Importance of the order of the modules in TransMob [Huynh et al., 2015]

Morgane Dumont, Johan Barthelemy, Timoteo Carletti, Nam Huynh

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Nowadays, a wide range of microsimulations are performed thanks to agent based simulations. This frame-work allows to model the interactions between agents and environment in a flexible way. Such models should be initialised with a given set of agents representing the initial population, and their interactions rules should be set. Very often the initial population of agents is obtained using a synthetic population generator. TransMob is an agent-based model that aims to simulate transport and land use interdependencies for urban planning. TransMob contains two types of modules responsible for: the dynamics of the social structure within the population (ageing, divorces,...); and the travel behaviour of the individuals (assigning diaries, ...). In the current version of TransMob, the processes happening in the agents everyday life are modelled and performed in a specific order: first ageing, then death, divorce, marriage and finally giving birth. This work focus on the impact of the ordering in which the different modules responsible for the update of the social structure are applied. This presentation aims at analysing the impact on the results if the order of the procedures is changed. For instance, how will the results change if the divorces are performed after the marriages? Let us denote the processes age, die, divorce, marriage and birth by 0, 1, 2, 3, 4 respectively. All possible orders are then given by the set of all permutations of the integers from 0 to 4. Thus, 120 different orders could be analysed. However, if birth is applied before age, then in the first iteration, we will add new babies to the babies already in the initial population, resulting in an artificial peak of 1 year old agents in the first simulated year , 2 years old in the second simulated year, etc. For this reason, we only consider orders performing age before birth. This reduces the number of feasible orders to 60. The analysis is performed using clustering and decision trees. The first results show that the place of ageing with respect to the place of death influences strongly the results. For instance, when ageing the agents is done before death, the final population is younger. We aim to continue in this direction to further identify the consequences of choosing any particular order. The goal of this work and future research is to make scholars aware of the impact of a choice and provide them with findings to help them chose the best order for their application.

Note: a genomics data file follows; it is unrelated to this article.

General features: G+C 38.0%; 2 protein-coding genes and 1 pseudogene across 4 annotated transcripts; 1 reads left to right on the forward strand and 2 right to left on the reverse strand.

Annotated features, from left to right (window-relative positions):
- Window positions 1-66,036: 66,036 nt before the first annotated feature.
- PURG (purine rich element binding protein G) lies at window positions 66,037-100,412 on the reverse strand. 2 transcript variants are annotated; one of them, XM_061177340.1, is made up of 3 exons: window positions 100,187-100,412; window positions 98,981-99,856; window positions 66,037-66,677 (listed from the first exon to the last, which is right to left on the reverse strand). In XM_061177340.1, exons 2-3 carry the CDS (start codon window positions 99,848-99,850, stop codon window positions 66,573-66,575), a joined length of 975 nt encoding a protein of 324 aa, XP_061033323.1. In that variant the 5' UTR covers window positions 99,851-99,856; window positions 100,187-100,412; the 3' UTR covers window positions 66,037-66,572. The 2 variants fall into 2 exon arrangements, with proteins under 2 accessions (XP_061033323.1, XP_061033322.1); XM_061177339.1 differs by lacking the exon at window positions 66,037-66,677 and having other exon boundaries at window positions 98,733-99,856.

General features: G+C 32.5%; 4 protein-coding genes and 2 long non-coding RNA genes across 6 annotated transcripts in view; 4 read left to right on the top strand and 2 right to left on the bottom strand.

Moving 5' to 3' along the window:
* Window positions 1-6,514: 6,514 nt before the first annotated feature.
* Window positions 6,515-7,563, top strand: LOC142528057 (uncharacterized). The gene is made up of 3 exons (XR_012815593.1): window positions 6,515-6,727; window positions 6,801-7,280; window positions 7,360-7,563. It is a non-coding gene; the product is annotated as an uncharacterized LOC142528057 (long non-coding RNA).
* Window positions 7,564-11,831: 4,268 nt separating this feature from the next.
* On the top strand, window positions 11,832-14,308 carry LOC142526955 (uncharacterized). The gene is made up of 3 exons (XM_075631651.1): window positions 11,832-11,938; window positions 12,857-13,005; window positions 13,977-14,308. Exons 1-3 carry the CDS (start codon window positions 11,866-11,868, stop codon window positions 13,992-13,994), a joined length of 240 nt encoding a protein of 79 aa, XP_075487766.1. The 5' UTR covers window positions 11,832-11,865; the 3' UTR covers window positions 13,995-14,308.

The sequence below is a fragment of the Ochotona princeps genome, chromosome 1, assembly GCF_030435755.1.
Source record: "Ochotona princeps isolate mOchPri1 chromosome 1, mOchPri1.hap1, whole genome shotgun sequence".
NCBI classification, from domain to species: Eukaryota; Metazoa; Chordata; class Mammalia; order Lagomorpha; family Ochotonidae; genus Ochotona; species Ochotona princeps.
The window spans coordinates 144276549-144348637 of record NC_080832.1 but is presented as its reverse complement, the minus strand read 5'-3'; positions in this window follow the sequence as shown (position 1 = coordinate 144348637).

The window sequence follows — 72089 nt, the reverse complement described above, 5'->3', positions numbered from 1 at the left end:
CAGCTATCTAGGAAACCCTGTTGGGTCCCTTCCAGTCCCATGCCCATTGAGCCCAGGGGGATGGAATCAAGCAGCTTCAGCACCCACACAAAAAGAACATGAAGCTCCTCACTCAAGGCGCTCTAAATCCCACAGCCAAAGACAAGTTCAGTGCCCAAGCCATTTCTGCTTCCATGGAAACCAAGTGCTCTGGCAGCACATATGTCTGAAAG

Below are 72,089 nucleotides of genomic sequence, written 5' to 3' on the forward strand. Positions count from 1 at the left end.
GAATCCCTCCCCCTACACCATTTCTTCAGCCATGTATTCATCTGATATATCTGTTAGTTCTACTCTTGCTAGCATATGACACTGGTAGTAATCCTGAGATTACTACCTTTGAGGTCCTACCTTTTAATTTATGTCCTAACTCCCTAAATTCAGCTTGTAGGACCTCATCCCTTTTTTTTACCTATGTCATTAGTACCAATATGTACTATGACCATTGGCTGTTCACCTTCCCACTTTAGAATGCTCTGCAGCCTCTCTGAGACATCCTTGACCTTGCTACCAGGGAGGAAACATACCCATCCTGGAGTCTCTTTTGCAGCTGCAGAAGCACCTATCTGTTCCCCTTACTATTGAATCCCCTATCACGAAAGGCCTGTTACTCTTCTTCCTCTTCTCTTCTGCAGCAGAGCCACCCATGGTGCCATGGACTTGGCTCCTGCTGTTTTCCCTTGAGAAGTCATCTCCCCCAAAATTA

Original languageEnglish
Title of host publicationProceedings - 22nd International Congress on Modelling and Simulation, MODSIM 2017
Subtitle of host publicationModelling and Simulation Society of Australia and New Zealand
EditorsGeoff Syme, Darla Hatton MacDonald, Beth Fulton, Julia Piantadosi
Number of pages7
ISBN (Electronic)978-0-9872143-7-9
Publication statusPublished - 1 Jan 2017
EventThe 22nd International Congress on Modelling and Simulation (MODSIM2017) - The Hotel Grand Chancellor, Hobart, Australia
Duration: 3 Dec 20178 Dec 2017

Publication series

NameProceedings - 22nd International Congress on Modelling and Simulation, MODSIM 2017


ConferenceThe 22nd International Congress on Modelling and Simulation (MODSIM2017)
Abbreviated titleMODSIM


  • Spatial microsimulation
  • agent-based modelling
  • classification
  • Agent-based modelling
  • Classification


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